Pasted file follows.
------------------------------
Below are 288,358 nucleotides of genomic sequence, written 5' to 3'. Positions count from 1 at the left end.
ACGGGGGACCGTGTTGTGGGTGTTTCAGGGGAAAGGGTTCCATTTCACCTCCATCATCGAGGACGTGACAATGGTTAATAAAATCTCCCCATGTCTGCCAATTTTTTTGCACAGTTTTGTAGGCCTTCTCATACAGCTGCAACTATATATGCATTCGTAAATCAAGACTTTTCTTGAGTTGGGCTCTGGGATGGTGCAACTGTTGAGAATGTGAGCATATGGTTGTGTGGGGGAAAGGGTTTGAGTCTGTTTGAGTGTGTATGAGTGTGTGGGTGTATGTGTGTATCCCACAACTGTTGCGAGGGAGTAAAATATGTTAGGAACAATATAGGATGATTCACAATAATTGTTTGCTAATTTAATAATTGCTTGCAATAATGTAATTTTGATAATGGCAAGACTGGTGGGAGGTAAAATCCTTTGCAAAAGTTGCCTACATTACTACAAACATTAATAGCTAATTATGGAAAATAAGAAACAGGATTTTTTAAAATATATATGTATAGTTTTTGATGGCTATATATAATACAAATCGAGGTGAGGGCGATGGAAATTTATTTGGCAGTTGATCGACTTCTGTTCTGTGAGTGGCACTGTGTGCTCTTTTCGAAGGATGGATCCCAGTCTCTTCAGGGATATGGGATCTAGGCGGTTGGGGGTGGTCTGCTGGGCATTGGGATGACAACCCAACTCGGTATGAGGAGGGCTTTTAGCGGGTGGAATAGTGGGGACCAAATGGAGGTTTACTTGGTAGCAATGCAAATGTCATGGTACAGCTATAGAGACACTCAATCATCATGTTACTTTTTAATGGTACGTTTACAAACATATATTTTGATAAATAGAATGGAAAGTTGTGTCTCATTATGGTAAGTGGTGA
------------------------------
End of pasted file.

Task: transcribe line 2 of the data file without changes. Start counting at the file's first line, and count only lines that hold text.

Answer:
ACGGGGGACCGTGTTGTGGGTGTTTCAGGGGAAAGGGTTCCATTTCACCTCCATCATCGAGGACGTGACAATGGTTAATAAAATCTCCCCATGTCTGCCAATTTTTTTGCACAGTTTTGTAGGCCTTCTCATACAGCTGCAACTATATATGCATTCGTAAATCAAGACTTTTCTTGAGTTGGGCTCTGGGATGGTGCAACTGTTGAGAATGTGAGCATATGGTTGTGTGGGGGAAAGGGTTTGAGTCTGTTTGAGTGTGTATGAGTGTGTGGGTGTATGTGTGTATCCCACAACTGTTGCGAGGGAGTAAAATATGTTAGGAACAATATAGGATGATTCACAATAATTGTTTGCTAATTTAATAATTGCTTGCAATAATGTAATTTTGATAATGGCAAGACTGGTGGGAGGTAAAATCCTTTGCAAAAGTTGCCTACATTACTACAAACATTAATAGCTAATTATGGAAAATAAGAAACAGGATTTTTTAAAATATATATGTATAGTTTTTGATGGCTATATATAATACAAATCGAGGTGAGGGCGATGGAAATTTATTTGGCAGTTGATCGACTTCTGTTCTGTGAGTGGCACTGTGTGCTCTTTTCGAAGGATGGATCCCAGTCTCTTCAGGGATATGGGATCTAGGCGGTTGGGGGTGGTCTGCTGGGCATTGGGATGACAACCCAACTCGGTATGAGGAGGGCTTTTAGCGGGTGGAATAGTGGGGACCAAATGGAGGTTTACTTGGTAGCAATGCAAATGTCATGGTACAGCTATAGAGACACTCAATCATCATGTTACTTTTTAATGGTACGTTTACAAACATATATTTTGATAAATAGAATGGAAAGTTGTGTCTCATTATGGTAAGTGGTGA